Examination of Witnesses (Questions 213-219)|
MP, PAUL ARKWRIGHT
4 FEBRUARY 2009
Q213 Chairman: Good afternoon. Before
we begin, can I ask members of the public to switch off their
mobile phones or put them on silent?
Minister, it is good to see you again. You have
been before our Committee in several guises on several different
subjects, and we are pleased to see you once again. Your colleague,
Mrs Leslie, has been before us on previous occasions, but I do
not know whether this is Mr. Arkwright's first appearance.
Paul Arkwright: No. I gave evidence
to the Iran inquiry.
Q214 Chairman: Of course. So you
will know the procedures and how we are all very friendly.
Can we begin by referring directly to the context
of the document that the Foreign and Commonwealth Office has just
published"Lifting the Nuclear Shadow: creating the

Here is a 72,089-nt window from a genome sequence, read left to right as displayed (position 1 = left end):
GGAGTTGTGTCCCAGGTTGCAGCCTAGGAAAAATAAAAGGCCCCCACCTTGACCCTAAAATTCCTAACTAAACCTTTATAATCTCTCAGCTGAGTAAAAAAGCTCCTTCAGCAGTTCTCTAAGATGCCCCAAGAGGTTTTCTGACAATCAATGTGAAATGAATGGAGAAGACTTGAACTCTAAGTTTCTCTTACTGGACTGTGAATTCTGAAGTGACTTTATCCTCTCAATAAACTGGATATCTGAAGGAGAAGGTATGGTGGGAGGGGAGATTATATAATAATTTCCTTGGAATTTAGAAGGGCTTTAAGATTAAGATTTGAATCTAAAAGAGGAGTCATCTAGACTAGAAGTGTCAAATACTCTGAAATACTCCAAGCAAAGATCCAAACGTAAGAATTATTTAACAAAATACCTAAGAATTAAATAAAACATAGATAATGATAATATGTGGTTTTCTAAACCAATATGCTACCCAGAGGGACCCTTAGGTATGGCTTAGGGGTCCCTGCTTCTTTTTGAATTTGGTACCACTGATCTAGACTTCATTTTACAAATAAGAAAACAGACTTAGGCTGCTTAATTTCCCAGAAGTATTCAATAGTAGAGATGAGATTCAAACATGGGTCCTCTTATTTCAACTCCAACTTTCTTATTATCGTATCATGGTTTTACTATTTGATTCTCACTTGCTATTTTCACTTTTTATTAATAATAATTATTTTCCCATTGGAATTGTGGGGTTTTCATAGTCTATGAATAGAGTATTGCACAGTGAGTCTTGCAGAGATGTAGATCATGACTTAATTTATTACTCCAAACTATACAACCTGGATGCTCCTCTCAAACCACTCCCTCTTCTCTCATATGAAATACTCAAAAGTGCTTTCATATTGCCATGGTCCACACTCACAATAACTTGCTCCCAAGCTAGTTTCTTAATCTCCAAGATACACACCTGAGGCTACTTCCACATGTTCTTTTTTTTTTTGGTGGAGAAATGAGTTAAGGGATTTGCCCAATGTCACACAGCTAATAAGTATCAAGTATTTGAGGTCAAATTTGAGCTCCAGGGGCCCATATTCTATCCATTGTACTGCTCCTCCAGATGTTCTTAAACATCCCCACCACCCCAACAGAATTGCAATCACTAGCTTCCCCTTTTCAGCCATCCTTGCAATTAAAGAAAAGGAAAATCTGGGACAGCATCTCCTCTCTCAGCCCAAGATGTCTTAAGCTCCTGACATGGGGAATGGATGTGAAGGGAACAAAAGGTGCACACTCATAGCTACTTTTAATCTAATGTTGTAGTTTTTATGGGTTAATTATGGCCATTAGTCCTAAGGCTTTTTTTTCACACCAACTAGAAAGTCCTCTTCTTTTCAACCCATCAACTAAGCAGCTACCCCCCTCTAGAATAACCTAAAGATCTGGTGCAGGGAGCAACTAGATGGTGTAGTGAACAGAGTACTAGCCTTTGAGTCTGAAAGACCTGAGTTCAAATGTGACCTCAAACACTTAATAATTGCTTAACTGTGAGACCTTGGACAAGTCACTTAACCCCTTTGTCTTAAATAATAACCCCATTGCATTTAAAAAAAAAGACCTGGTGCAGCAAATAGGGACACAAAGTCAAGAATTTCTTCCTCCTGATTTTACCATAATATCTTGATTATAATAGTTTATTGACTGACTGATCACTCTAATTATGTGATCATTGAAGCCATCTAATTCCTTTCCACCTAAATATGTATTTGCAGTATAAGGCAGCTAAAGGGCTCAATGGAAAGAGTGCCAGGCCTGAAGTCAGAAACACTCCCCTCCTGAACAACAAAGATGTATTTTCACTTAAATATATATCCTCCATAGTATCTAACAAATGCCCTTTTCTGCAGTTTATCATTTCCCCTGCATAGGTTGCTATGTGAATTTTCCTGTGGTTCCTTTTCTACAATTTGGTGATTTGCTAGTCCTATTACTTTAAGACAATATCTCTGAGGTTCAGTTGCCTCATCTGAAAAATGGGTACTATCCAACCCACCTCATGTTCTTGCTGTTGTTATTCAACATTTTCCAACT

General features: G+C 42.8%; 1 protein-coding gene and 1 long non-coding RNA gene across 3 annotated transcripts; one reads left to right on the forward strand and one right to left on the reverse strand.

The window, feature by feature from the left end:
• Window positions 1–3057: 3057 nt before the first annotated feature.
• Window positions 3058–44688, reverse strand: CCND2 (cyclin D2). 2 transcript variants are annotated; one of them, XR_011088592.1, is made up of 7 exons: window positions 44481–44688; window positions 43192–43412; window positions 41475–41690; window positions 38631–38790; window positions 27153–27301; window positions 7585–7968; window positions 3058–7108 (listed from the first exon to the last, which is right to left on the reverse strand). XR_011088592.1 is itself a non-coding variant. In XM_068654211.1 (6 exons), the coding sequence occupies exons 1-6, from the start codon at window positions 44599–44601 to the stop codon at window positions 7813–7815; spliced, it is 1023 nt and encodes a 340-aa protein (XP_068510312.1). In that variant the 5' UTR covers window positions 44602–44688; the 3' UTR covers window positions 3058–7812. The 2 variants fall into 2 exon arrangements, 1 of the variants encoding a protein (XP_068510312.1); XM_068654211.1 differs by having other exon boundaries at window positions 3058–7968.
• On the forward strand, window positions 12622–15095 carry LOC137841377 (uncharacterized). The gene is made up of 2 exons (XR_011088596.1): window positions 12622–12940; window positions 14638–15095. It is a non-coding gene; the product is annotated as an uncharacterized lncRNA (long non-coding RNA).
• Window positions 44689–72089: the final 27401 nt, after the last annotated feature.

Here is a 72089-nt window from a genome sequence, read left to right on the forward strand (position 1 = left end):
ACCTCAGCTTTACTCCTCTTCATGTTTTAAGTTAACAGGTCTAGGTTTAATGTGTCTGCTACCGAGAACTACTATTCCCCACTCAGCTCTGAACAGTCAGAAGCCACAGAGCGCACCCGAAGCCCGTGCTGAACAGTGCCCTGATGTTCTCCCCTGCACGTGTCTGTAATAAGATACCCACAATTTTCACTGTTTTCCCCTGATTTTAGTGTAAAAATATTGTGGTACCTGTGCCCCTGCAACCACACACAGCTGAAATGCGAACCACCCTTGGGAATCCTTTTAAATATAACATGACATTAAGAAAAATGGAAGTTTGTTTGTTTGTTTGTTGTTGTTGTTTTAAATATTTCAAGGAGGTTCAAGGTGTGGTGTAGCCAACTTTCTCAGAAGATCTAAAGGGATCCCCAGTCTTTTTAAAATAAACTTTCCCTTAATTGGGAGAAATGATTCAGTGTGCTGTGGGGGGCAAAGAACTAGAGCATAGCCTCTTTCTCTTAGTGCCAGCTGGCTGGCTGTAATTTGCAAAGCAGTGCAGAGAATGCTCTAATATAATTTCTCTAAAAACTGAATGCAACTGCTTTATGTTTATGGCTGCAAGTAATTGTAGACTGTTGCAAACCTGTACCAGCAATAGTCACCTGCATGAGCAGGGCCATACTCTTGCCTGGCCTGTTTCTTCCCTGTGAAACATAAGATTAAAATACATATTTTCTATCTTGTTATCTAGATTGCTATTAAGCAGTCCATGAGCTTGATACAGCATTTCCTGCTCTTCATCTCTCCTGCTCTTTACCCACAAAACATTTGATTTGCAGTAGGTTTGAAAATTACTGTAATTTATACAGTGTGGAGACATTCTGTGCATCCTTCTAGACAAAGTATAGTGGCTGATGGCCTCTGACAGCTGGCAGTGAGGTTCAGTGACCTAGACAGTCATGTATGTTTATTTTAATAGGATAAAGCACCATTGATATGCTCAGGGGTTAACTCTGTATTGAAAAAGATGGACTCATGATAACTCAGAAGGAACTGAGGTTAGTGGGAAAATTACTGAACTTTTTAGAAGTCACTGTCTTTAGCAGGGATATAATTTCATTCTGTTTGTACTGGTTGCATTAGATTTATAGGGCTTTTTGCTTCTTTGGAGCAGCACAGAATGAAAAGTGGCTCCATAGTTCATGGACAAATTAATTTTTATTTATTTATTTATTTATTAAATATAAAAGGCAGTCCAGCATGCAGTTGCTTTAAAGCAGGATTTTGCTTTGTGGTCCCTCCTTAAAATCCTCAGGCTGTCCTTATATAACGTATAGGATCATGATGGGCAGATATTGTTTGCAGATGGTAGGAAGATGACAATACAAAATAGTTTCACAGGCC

conditions for abolishing nuclear weapons"? Is this a change
of approach by the Government or is it just a reaffirmation of
our existing national security strategy policy?
Bill Rammell: I think it is a
reinforcement of our existing strategy. In terms of nuclear weapons,
we have a very good track record. We are the most forward-leaning
of the existing nuclear weapons states. We have reduced the explosive
capability of our own arsenal by 75% since the height of the cold
war. But we also want greater momentum internationally, and we
want concerted action on the part of the P5. We want to tackle
proliferationin many senses, this is the most serious threat
that we face internationally. We are coming to a critical period
in the run-up to the review conference next year, and we want,
bluntly, to engage the public in the most critical challenge that
It is probably fair to say that there is nothing
new in the document. We have probably set out in greater detail
what we are doing in the document. I think it is right that we
use it as a tool, one, to engage with people, but two, to generate
increased momentum internationally.
Q215 Chairman: So this is written